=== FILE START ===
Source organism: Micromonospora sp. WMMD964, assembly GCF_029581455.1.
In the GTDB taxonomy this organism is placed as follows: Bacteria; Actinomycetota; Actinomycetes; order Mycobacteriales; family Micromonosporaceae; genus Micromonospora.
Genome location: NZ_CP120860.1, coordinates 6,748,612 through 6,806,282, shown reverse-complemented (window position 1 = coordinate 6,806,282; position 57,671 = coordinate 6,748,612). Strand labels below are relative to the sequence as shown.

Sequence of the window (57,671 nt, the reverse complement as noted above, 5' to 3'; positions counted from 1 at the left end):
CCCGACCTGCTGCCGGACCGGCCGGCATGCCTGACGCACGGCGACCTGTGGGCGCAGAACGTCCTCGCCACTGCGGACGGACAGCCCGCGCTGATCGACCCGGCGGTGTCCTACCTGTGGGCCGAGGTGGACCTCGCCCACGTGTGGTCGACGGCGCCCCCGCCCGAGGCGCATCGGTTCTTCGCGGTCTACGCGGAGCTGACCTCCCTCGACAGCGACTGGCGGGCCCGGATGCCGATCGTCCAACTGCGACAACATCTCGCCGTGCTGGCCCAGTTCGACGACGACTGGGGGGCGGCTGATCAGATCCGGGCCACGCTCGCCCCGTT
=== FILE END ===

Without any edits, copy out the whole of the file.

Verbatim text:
Source organism: Micromonospora sp. WMMD964, assembly GCF_029581455.1.
In the GTDB taxonomy this organism is placed as follows: Bacteria; Actinomycetota; Actinomycetes; order Mycobacteriales; family Micromonosporaceae; genus Micromonospora.
Genome location: NZ_CP120860.1, coordinates 6,748,612 through 6,806,282, shown reverse-complemented (window position 1 = coordinate 6,806,282; position 57,671 = coordinate 6,748,612). Strand labels below are relative to the sequence as shown.

Sequence of the window (57,671 nt, the reverse complement as noted above, 5' to 3'; positions counted from 1 at the left end):
CCCGACCTGCTGCCGGACCGGCCGGCATGCCTGACGCACGGCGACCTGTGGGCGCAGAACGTCCTCGCCACTGCGGACGGACAGCCCGCGCTGATCGACCCGGCGGTGTCCTACCTGTGGGCCGAGGTGGACCTCGCCCACGTGTGGTCGACGGCGCCCCCGCCCGAGGCGCATCGGTTCTTCGCGGTCTACGCGGAGCTGACCTCCCTCGACAGCGACTGGCGGGCCCGGATGCCGATCGTCCAACTGCGACAACATCTCGCCGTGCTGGCCCAGTTCGACGACGACTGGGGGGCGGCTGATCAGATCCGGGCCACGCTCGCCCCGTT